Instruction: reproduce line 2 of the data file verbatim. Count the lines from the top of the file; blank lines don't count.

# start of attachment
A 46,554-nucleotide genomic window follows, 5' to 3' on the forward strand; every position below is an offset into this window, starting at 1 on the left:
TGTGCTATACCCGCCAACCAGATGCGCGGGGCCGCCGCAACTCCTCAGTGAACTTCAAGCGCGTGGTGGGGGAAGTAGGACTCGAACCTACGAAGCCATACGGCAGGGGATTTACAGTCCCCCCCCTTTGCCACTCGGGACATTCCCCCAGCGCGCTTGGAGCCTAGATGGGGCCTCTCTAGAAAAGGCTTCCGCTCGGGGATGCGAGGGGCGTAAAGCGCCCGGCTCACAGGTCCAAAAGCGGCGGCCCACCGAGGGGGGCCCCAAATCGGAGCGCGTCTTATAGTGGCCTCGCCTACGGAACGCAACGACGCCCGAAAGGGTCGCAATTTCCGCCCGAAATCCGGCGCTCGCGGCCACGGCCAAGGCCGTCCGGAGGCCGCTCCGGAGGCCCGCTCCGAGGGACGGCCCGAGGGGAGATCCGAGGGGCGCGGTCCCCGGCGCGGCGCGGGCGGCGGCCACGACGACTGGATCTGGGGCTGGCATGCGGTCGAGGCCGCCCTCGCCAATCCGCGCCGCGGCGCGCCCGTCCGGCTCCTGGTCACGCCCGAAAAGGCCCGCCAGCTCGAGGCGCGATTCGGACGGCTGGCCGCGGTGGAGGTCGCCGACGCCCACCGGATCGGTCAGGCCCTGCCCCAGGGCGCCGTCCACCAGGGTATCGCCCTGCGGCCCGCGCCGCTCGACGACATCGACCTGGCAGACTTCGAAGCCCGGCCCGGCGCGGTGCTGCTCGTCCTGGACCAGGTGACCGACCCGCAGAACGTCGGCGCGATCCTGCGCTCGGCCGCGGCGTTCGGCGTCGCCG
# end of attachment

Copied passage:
TGTGCTATACCCGCCAACCAGATGCGCGGGGCCGCCGCAACTCCTCAGTGAACTTCAAGCGCGTGGTGGGGGAAGTAGGACTCGAACCTACGAAGCCATACGGCAGGGGATTTACAGTCCCCCCCCTTTGCCACTCGGGACATTCCCCCAGCGCGCTTGGAGCCTAGATGGGGCCTCTCTAGAAAAGGCTTCCGCTCGGGGATGCGAGGGGCGTAAAGCGCCCGGCTCACAGGTCCAAAAGCGGCGGCCCACCGAGGGGGGCCCCAAATCGGAGCGCGTCTTATAGTGGCCTCGCCTACGGAACGCAACGACGCCCGAAAGGGTCGCAATTTCCGCCCGAAATCCGGCGCTCGCGGCCACGGCCAAGGCCGTCCGGAGGCCGCTCCGGAGGCCCGCTCCGAGGGACGGCCCGAGGGGAGATCCGAGGGGCGCGGTCCCCGGCGCGGCGCGGGCGGCGGCCACGACGACTGGATCTGGGGCTGGCATGCGGTCGAGGCCGCCCTCGCCAATCCGCGCCGCGGCGCGCCCGTCCGGCTCCTGGTCACGCCCGAAAAGGCCCGCCAGCTCGAGGCGCGATTCGGACGGCTGGCCGCGGTGGAGGTCGCCGACGCCCACCGGATCGGTCAGGCCCTGCCCCAGGGCGCCGTCCACCAGGGTATCGCCCTGCGGCCCGCGCCGCTCGACGACATCGACCTGGCAGACTTCGAAGCCCGGCCCGGCGCGGTGCTGCTCGTCCTGGACCAGGTGACCGACCCGCAGAACGTCGGCGCGATCCTGCGCTCGGCCGCGGCGTTCGGCGTCGCCG